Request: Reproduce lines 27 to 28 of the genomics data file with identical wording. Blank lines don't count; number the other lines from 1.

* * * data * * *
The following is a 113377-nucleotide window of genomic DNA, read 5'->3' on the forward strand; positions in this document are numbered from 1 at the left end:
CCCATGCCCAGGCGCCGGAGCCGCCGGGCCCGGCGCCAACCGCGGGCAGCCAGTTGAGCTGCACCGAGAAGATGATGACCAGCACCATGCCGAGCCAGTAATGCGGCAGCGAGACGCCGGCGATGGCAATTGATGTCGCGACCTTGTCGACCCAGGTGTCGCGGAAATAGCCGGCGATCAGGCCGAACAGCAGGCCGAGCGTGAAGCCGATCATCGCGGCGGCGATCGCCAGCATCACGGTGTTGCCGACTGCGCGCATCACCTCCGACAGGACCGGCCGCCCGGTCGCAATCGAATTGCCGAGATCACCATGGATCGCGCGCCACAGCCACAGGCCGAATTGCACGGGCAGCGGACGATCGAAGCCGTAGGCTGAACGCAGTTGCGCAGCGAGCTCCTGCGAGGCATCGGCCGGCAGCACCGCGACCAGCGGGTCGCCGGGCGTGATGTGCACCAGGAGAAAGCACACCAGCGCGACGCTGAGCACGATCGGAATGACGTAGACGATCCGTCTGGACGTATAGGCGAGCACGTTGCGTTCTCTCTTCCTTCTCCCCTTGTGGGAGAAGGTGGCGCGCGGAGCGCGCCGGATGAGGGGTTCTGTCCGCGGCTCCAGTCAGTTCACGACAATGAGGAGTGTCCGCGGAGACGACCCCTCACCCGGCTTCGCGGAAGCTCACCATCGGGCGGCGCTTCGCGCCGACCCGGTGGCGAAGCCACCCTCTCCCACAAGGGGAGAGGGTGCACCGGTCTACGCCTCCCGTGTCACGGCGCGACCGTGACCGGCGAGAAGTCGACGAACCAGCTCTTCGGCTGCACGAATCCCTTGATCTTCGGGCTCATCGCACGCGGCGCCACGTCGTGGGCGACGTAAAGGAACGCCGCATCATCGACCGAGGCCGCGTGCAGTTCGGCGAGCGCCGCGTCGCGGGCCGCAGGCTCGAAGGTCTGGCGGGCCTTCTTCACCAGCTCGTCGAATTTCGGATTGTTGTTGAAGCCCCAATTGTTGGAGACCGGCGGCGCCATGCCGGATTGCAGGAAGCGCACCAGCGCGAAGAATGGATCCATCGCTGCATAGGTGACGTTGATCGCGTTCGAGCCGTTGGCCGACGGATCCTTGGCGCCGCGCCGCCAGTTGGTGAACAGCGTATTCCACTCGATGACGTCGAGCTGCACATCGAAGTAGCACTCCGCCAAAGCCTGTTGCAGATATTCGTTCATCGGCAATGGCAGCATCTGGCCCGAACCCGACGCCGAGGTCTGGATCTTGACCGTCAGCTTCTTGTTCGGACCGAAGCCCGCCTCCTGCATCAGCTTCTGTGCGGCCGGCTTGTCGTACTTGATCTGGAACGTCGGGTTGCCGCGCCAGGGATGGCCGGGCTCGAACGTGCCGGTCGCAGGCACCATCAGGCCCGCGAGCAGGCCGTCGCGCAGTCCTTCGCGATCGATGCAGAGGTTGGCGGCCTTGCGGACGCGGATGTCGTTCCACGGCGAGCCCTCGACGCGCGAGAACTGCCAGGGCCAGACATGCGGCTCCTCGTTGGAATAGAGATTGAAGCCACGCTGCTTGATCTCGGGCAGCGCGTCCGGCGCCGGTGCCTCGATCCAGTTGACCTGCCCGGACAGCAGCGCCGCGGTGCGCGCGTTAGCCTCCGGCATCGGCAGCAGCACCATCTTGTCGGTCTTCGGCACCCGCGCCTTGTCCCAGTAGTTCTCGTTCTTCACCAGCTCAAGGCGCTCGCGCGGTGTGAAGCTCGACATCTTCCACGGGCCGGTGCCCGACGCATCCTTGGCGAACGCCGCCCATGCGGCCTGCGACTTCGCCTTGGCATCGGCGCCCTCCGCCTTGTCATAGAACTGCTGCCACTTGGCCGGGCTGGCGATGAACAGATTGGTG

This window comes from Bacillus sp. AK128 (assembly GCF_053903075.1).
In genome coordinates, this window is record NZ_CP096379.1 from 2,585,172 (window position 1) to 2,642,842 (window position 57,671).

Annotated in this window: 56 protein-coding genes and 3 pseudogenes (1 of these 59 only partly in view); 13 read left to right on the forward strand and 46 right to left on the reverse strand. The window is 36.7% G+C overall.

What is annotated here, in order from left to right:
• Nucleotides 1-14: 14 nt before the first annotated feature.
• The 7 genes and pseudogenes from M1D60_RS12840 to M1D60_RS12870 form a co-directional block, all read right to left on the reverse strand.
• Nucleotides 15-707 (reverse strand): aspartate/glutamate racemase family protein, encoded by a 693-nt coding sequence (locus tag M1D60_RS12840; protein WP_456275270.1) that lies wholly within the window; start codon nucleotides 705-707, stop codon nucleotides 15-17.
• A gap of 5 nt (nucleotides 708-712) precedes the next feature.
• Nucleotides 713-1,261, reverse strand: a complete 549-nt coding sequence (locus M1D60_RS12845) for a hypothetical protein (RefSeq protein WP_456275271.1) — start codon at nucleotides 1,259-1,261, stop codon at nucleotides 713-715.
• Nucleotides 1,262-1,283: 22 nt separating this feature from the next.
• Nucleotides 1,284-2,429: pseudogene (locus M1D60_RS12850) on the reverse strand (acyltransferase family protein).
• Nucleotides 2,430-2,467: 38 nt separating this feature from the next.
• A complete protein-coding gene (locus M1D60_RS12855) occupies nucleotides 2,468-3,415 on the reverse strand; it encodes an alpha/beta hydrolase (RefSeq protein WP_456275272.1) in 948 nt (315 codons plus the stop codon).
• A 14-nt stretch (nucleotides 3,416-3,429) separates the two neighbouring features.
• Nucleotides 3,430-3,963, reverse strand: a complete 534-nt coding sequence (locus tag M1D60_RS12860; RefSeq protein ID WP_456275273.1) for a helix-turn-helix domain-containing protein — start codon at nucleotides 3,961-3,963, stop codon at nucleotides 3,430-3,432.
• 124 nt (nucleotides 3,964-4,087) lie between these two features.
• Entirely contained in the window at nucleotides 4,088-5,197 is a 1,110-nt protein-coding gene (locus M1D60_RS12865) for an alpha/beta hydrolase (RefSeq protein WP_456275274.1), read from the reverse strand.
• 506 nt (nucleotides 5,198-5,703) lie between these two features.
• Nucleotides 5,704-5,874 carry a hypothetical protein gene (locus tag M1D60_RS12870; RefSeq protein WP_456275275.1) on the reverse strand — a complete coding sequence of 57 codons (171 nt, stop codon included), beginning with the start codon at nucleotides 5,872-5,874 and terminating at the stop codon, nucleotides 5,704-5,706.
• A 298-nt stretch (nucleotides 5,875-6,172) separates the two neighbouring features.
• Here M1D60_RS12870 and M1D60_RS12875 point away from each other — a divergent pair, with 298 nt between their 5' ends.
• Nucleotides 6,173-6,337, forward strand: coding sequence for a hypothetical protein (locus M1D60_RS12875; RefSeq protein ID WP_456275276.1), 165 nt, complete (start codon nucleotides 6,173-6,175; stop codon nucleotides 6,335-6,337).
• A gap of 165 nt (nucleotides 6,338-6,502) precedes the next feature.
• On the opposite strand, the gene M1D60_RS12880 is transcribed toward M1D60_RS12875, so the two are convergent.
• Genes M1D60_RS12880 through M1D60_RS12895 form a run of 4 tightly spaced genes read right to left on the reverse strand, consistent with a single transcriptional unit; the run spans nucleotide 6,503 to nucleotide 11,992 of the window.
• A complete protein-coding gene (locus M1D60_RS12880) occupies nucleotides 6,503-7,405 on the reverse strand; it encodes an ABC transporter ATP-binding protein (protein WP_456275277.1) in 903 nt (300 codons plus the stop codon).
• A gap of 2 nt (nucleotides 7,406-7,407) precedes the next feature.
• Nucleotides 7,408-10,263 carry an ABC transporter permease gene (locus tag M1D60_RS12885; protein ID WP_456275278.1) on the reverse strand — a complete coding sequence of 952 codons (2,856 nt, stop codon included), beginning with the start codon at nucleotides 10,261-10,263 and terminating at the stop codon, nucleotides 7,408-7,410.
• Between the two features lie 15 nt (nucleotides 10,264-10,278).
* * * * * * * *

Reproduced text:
• Genes M1D60_RS12880 through M1D60_RS12895 form a run of 4 tightly spaced genes read right to left on the reverse strand, consistent with a single transcriptional unit; the run spans nucleotide 6,503 to nucleotide 11,992 of the window.
• A complete protein-coding gene (locus M1D60_RS12880) occupies nucleotides 6,503-7,405 on the reverse strand; it encodes an ABC transporter ATP-binding protein (protein WP_456275277.1) in 903 nt (300 codons plus the stop codon).